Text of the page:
Set off to one side in one of the larger spaces at GDC is a small exhibit chronicling the history of 3D games, put together by the Museum of Art and Digital Entertainment, an institution local to the Bay Area. It collects games and platforms across several decades, from the Colecovision to the Xbox. It also contained a boxed Atari 5200, which was the first game console I ever had.
I don’t remember asking for it, but truth be told I can’t remember a time in my life when I didn’t know about video games. Before I had games of my own, I always had friends who had them; my elementary school had a computer lab even when I was a kindergartener, something which is fairly common in primary schools today but which at the time -- roughly 1983 -- was a radical notion.
The computers were made by Apple; they had small monochrome screens, and there were enough that most of my classmates and I could each use our own machine with only a few students having to share. I remember that room with a particular clarity, the drop ceiling and the beige walls and the dimmed lights, the computers on long tables set against all four walls.
We played Lemonade Stand, and Oregon Trail -- games that were educational, in their way, but which we all recognized as fun. We played with Eliza, an early chatterbox program, and something we called Turtle, which was a line drawing program using the Logo programming language. Compared to today, it was all very primitive, but my time sitting at the foot of that beige box, my tiny six-year-old mind fully occupied by the machinations on the screen, comprises some of my very favorite school memories of my early life.
I received the Atari 5200 as a gift not long after. I asked my dad what made him buy it for me, and he doesn’t remember, suggesting it was probably just a case of him wanting me to have the newest and best stuff he could provide. I played Asteroids Deluxe and Super Breakout, games that were simple in the extreme, but which seemed to contain whole worlds to me.
I also had a neighborhood friend who had an Apple IIe; her parents were public school teachers who had gotten the machine at a discount. All the games we played at her house were bootleg copies; it was years later that I realized that all the opening screens proclaiming the software to have been “cracked by” some pseudonymous hacker (referring to having broken the copy protections) meant they were not legitimate copies. It was at her house that I first played the original text adventure games like Zork and Adventure; as a voracious reader even in the first grade, I was overwhelmed by the prospect of literally interacting with a story, with becoming the protagonist and controlling the action.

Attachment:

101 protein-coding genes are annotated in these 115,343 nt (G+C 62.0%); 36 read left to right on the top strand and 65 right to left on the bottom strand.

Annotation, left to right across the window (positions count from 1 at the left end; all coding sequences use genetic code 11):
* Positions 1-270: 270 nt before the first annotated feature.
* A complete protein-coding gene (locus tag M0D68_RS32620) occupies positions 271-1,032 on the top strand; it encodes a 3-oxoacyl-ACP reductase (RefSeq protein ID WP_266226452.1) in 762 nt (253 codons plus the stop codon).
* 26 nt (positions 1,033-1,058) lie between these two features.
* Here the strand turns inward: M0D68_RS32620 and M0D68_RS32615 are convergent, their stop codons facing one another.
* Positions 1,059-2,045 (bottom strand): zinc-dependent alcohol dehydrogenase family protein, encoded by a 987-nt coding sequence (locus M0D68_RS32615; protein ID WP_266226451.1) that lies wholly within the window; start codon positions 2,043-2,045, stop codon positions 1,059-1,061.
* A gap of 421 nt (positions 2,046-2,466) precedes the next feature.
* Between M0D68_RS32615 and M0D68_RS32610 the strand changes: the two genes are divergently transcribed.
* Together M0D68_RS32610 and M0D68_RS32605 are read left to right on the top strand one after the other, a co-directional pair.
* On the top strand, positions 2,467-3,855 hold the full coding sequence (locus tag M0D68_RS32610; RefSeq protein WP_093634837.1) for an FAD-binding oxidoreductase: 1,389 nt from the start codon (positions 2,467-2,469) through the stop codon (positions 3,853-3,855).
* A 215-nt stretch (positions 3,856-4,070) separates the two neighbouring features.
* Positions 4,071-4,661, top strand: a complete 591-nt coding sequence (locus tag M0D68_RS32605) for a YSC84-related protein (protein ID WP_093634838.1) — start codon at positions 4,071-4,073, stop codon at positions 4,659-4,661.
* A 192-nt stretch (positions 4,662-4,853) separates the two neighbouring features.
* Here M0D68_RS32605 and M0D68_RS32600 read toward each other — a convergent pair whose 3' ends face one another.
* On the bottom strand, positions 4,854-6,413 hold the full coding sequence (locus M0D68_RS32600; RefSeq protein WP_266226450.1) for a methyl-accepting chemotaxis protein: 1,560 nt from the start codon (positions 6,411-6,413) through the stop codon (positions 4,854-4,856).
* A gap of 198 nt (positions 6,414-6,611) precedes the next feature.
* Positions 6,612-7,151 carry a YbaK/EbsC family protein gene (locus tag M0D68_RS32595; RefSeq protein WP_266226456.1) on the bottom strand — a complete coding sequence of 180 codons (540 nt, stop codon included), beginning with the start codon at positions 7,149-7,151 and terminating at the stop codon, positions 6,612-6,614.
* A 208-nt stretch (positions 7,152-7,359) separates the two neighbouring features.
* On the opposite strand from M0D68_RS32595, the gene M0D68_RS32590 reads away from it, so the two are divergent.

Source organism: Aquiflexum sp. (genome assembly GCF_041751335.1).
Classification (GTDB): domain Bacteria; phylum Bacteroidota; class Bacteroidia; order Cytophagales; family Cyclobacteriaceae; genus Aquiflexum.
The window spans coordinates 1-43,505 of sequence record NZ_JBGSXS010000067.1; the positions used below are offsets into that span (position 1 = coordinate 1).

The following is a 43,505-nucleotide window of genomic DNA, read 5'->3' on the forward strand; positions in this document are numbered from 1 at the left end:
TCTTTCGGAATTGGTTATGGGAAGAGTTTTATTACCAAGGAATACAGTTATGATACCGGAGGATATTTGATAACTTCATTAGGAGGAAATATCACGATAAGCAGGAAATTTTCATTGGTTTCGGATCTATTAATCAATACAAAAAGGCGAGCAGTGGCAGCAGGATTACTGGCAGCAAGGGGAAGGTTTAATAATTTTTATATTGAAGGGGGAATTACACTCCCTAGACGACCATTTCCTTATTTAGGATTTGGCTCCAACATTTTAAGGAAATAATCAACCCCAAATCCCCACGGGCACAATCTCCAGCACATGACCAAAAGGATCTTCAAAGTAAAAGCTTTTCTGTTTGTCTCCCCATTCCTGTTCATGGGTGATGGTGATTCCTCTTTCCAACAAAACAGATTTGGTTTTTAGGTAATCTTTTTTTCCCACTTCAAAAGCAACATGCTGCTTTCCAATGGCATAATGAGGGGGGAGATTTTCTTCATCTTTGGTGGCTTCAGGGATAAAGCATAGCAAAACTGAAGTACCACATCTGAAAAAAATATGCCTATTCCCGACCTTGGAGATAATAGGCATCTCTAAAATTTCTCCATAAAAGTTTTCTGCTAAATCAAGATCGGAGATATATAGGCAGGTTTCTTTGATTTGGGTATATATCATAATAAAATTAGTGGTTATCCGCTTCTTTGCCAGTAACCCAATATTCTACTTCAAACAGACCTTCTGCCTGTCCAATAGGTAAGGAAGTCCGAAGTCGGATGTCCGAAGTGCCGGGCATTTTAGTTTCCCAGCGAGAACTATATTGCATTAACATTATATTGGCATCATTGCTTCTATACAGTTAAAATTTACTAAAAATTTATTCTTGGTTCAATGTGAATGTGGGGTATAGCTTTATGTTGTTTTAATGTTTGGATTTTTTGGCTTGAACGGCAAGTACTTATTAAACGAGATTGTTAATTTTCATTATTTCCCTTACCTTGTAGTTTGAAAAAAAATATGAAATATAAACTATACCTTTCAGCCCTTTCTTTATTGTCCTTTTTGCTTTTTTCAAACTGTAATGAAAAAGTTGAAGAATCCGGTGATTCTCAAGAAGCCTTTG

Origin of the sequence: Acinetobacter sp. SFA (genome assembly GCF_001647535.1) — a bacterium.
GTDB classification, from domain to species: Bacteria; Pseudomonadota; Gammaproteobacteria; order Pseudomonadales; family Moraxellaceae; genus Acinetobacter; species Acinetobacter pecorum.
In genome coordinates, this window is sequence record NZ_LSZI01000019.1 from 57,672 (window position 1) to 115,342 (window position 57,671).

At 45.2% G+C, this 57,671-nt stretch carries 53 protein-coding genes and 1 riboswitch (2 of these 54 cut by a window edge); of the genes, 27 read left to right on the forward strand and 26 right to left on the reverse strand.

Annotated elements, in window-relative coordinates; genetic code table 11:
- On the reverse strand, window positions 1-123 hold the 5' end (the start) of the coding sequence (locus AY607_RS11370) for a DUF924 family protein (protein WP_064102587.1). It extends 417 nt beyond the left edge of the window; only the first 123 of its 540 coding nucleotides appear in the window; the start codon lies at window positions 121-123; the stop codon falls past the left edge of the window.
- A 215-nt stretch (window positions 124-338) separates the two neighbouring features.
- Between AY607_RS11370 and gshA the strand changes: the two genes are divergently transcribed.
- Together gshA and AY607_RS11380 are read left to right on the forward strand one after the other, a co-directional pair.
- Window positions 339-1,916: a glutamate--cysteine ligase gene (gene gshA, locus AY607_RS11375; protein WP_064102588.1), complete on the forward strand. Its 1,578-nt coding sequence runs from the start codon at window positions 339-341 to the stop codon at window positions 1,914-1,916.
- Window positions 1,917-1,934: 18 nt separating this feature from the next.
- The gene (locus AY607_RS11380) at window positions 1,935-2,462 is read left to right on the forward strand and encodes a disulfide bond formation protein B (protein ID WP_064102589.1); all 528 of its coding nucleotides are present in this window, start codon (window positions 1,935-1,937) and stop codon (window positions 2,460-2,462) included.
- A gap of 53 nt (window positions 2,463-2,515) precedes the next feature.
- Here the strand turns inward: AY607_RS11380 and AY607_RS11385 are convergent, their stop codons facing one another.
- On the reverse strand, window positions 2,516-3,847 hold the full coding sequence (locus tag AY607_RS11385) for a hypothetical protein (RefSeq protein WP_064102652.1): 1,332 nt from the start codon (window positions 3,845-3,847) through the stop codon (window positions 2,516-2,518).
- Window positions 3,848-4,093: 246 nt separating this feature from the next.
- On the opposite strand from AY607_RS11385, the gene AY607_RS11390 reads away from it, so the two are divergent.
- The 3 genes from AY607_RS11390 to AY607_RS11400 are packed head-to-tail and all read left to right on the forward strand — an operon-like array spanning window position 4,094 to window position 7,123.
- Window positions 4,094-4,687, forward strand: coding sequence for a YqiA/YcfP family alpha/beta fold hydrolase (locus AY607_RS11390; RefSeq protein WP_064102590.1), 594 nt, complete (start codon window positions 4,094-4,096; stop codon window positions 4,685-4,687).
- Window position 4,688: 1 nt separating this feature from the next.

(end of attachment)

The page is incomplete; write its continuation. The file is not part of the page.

A few years after that I received my first computer. In retrospect I am astonished at how incredibly privileged I was to be presented with such technology at a very young age; it is difficult even now to justify the purchase of a computer exclusively to be used by an eight year old -- and my father never used my computer, ever; never even seemed to have a passing interest in it himself -- but something told him I should have one. The computer he bought was a Tandy 1000, and with it he bought me Space Quest, a graphical adventure game published by the legendary Sierra On-Line.
If there had ever been any doubt before, now I was fully hooked. Space Quest became my life, and when I finished it I searched for new games to play. While my friends were saving up their allowances to buy clothes and shoes, I spent trips to the mall perusing the shelves at the now-defunct software boutique Babbage’s, longing to play all the games, to buy everything and to lose myself in those stories forever.